Supersonic commercial flight is closer than you might think to becoming a reality. Boom is developing the first airliner capable of enduring supersonic flight, while also being 100% sustainable. Basically, we’ll be able to fly anywhere twice as fast, in premium conditions, while supporting a carbon-neutral future for aviation.
Taking its passengers to breathtaking stratospheric heights of 60,000 feet (18,288 meters), at a speed of Mach 1.7, Overture is also set to run entirely on sustainable aviation fuel (SAF). With a capacity of up to 88 passengers, and an outstanding range of 4,250 nautical miles (4,888 miles), Boom’s revolutionary aircraft is on track to becoming the first sustainable supersonic airliner.
Before that happens, Overture needs to be certified by the Federal Aviation Administration (FAA). Tom Peters, Boom’s director of aircraft certification, recently shared that the company is currently working on detecting any challenges that could become an issue during the certification process, and making the necessary design changes or any other tweaks that could fix potential issues.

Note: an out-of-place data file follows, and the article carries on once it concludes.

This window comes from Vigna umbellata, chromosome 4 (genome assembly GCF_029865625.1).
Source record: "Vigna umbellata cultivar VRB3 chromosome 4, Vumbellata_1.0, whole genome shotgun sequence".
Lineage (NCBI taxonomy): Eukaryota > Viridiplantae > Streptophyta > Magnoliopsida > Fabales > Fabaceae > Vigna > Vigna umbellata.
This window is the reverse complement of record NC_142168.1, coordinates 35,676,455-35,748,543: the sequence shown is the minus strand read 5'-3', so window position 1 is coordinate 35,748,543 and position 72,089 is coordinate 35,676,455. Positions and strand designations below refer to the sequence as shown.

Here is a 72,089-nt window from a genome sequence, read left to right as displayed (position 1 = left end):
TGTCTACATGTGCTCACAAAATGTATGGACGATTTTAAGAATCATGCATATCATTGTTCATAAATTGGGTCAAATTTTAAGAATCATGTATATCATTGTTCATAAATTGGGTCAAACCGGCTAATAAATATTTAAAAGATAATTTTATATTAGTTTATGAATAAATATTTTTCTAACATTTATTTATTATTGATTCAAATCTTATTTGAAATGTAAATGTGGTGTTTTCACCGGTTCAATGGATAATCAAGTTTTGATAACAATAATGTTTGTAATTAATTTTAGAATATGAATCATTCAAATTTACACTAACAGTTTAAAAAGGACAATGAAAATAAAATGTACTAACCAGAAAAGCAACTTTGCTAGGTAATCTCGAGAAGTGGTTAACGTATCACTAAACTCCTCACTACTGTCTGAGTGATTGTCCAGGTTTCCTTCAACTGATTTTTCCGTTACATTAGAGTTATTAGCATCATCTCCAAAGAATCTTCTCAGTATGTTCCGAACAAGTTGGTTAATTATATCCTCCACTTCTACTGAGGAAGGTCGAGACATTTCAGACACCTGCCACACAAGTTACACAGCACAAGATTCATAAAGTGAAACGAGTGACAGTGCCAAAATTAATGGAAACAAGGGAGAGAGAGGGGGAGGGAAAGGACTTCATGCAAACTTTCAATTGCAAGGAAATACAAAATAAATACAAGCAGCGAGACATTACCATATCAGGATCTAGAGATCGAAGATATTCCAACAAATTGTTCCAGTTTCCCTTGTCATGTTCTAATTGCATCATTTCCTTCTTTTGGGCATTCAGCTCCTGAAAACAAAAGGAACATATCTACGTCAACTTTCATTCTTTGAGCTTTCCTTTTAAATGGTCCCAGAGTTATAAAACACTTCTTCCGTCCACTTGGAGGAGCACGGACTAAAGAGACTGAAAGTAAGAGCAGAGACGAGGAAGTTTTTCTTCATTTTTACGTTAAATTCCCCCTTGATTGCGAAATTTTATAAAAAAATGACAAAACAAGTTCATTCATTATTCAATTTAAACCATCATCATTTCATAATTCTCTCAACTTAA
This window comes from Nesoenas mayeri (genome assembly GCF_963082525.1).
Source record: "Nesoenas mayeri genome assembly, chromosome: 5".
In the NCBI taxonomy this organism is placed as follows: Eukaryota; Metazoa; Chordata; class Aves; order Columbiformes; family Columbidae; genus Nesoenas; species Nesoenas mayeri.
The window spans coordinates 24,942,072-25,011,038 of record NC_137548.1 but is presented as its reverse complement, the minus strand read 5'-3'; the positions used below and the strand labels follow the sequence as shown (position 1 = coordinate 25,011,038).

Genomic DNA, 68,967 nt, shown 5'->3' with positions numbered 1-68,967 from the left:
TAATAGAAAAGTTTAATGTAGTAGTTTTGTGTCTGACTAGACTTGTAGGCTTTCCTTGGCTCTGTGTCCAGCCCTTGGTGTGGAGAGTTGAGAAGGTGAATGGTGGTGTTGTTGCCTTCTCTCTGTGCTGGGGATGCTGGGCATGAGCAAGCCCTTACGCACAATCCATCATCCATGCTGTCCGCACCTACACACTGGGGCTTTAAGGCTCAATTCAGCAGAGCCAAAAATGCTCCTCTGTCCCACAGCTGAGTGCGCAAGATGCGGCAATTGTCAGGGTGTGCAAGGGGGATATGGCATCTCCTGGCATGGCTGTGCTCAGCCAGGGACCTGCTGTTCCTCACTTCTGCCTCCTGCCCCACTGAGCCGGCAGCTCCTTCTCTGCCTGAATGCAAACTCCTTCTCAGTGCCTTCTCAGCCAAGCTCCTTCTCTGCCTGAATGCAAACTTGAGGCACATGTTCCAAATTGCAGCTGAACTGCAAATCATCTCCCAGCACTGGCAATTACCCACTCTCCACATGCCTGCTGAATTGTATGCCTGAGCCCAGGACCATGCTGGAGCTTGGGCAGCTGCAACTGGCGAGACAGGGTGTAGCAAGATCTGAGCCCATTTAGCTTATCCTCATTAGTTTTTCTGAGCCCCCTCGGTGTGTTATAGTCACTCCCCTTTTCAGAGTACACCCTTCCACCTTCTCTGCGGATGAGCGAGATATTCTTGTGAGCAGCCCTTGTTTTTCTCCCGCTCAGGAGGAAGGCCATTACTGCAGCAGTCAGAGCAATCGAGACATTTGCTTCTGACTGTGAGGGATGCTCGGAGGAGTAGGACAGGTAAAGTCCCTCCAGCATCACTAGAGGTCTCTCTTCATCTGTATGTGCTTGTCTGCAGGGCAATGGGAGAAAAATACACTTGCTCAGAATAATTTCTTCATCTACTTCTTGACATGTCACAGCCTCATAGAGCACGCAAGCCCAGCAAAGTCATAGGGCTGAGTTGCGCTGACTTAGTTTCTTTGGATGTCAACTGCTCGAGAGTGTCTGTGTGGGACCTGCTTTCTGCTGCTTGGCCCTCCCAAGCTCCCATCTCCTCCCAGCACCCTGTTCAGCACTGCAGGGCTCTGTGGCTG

According to Peters, there are three main areas related to certification that particularly interesting in the case of this supersonic airliner. The most obvious one has to do with the supersonic speed – Peters says that most FAA requirements are general enough to be met by supersonic aircraft without drastic design changes, but there are some aspects that need to be tweaked, and the Boom team is currently working on identifying them.
The second area has to do with noise – since there are no supersonic airplanes currently in operations, specific noise standards have not been yet set up, but Overture’s development it taking into consideration those anticipated standards. Thirdly, Overture is planned to run entirely on SAF, which also needs to be certified.
Boom is also working with FAA to establish the basic training requirements for the aircraft’s future pilots, as well as a recommended maintenance program. Flight tests are soon to follow, and we can expect to experience our first supersonic flight in the next years.